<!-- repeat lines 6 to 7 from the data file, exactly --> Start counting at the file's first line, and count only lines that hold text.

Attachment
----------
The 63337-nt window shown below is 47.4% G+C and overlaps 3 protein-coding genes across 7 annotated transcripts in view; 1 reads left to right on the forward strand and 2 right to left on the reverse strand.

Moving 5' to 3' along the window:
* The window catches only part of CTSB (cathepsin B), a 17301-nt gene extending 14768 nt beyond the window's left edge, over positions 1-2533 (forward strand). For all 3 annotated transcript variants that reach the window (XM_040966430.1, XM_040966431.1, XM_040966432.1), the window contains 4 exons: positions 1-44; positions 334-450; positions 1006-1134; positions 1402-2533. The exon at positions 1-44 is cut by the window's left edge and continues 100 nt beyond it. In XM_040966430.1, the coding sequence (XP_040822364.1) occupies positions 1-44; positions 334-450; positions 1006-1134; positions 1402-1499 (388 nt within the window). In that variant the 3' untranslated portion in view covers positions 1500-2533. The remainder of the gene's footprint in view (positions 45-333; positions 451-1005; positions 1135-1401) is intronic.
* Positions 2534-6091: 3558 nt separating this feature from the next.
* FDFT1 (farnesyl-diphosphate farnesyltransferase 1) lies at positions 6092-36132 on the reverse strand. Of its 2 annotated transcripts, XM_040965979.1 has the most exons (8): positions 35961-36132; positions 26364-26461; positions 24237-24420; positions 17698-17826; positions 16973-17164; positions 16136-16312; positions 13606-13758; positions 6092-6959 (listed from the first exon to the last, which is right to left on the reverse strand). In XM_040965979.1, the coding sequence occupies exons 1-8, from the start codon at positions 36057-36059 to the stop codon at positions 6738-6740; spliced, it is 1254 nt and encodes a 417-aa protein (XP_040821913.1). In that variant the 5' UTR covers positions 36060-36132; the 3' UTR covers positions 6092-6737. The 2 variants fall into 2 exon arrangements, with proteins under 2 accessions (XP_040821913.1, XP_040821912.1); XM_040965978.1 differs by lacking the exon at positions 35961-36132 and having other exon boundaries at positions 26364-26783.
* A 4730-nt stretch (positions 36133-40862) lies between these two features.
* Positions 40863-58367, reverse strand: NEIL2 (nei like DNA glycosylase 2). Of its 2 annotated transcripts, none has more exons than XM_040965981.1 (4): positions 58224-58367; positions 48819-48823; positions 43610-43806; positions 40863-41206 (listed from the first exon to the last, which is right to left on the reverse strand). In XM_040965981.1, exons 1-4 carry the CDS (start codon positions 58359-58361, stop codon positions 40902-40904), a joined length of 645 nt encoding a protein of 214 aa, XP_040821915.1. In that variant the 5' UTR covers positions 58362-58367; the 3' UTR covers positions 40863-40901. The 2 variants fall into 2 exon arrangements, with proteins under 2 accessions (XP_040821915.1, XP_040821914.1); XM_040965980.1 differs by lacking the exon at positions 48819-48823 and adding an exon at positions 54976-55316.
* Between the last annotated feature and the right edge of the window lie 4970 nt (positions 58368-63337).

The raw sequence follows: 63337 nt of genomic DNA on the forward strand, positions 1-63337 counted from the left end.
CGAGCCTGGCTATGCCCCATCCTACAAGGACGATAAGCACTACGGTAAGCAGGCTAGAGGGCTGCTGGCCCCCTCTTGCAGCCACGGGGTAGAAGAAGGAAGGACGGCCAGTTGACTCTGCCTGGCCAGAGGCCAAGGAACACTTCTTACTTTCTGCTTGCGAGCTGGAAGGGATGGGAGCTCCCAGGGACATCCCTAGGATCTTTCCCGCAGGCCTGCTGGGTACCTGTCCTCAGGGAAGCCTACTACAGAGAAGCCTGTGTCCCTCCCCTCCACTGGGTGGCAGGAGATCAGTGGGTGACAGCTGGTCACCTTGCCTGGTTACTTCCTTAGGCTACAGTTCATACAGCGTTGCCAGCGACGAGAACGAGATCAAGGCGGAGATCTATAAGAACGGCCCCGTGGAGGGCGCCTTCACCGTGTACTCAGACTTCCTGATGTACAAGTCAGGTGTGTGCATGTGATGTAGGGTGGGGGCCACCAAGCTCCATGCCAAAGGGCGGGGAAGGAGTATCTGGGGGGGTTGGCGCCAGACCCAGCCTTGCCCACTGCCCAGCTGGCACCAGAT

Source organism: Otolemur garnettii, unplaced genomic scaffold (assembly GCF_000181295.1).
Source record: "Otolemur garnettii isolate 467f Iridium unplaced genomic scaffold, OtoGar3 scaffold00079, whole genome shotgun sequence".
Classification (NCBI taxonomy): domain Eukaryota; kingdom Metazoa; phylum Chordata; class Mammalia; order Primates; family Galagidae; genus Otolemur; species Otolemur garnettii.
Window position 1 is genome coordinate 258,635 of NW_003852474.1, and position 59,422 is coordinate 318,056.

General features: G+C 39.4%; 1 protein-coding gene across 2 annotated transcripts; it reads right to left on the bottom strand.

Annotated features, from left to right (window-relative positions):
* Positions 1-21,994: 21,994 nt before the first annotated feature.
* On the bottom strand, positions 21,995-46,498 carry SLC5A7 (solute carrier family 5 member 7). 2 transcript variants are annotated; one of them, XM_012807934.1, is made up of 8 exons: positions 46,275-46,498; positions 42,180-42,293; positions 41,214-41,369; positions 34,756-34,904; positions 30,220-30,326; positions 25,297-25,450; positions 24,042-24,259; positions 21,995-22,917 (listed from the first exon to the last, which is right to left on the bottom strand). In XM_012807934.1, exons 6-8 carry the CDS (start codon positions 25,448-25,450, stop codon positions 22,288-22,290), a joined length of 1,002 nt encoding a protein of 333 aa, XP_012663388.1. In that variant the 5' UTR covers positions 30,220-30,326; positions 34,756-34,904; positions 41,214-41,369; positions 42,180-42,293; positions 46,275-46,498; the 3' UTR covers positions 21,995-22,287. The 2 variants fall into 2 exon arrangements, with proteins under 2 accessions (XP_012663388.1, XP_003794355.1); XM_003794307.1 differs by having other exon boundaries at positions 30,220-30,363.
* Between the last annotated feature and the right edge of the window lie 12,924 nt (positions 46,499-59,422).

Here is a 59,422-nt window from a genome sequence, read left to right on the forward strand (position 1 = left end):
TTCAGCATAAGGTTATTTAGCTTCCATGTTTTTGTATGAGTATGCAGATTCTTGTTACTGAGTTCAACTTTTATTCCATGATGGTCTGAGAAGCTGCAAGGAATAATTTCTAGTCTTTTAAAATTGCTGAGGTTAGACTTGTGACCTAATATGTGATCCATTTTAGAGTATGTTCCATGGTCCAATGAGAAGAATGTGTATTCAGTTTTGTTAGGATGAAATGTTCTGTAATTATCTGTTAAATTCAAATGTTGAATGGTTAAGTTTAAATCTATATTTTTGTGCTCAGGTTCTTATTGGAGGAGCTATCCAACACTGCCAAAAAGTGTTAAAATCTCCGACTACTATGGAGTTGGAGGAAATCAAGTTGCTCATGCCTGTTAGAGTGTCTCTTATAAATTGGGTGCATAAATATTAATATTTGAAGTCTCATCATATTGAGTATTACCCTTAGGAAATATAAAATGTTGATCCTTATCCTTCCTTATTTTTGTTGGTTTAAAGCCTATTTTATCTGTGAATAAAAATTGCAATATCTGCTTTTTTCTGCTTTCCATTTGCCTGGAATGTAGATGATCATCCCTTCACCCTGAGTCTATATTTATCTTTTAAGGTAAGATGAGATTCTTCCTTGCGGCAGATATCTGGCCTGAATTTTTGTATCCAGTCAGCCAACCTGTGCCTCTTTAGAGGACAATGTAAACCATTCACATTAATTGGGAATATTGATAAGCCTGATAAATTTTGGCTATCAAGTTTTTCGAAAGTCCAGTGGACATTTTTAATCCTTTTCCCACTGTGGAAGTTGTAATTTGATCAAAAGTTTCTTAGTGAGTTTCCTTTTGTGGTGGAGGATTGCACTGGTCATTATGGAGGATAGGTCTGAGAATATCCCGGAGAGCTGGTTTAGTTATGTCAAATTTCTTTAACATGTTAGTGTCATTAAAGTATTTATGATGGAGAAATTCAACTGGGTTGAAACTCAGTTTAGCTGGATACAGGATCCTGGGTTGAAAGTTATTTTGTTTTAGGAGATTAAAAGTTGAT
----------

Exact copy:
* A 4730-nt stretch (positions 36133-40862) lies between these two features.
* Positions 40863-58367, reverse strand: NEIL2 (nei like DNA glycosylase 2). Of its 2 annotated transcripts, none has more exons than XM_040965981.1 (4): positions 58224-58367; positions 48819-48823; positions 43610-43806; positions 40863-41206 (listed from the first exon to the last, which is right to left on the reverse strand). In XM_040965981.1, exons 1-4 carry the CDS (start codon positions 58359-58361, stop codon positions 40902-40904), a joined length of 645 nt encoding a protein of 214 aa, XP_040821915.1. In that variant the 5' UTR covers positions 58362-58367; the 3' UTR covers positions 40863-40901. The 2 variants fall into 2 exon arrangements, with proteins under 2 accessions (XP_040821915.1, XP_040821914.1); XM_040965980.1 differs by lacking the exon at positions 48819-48823 and adding an exon at positions 54976-55316.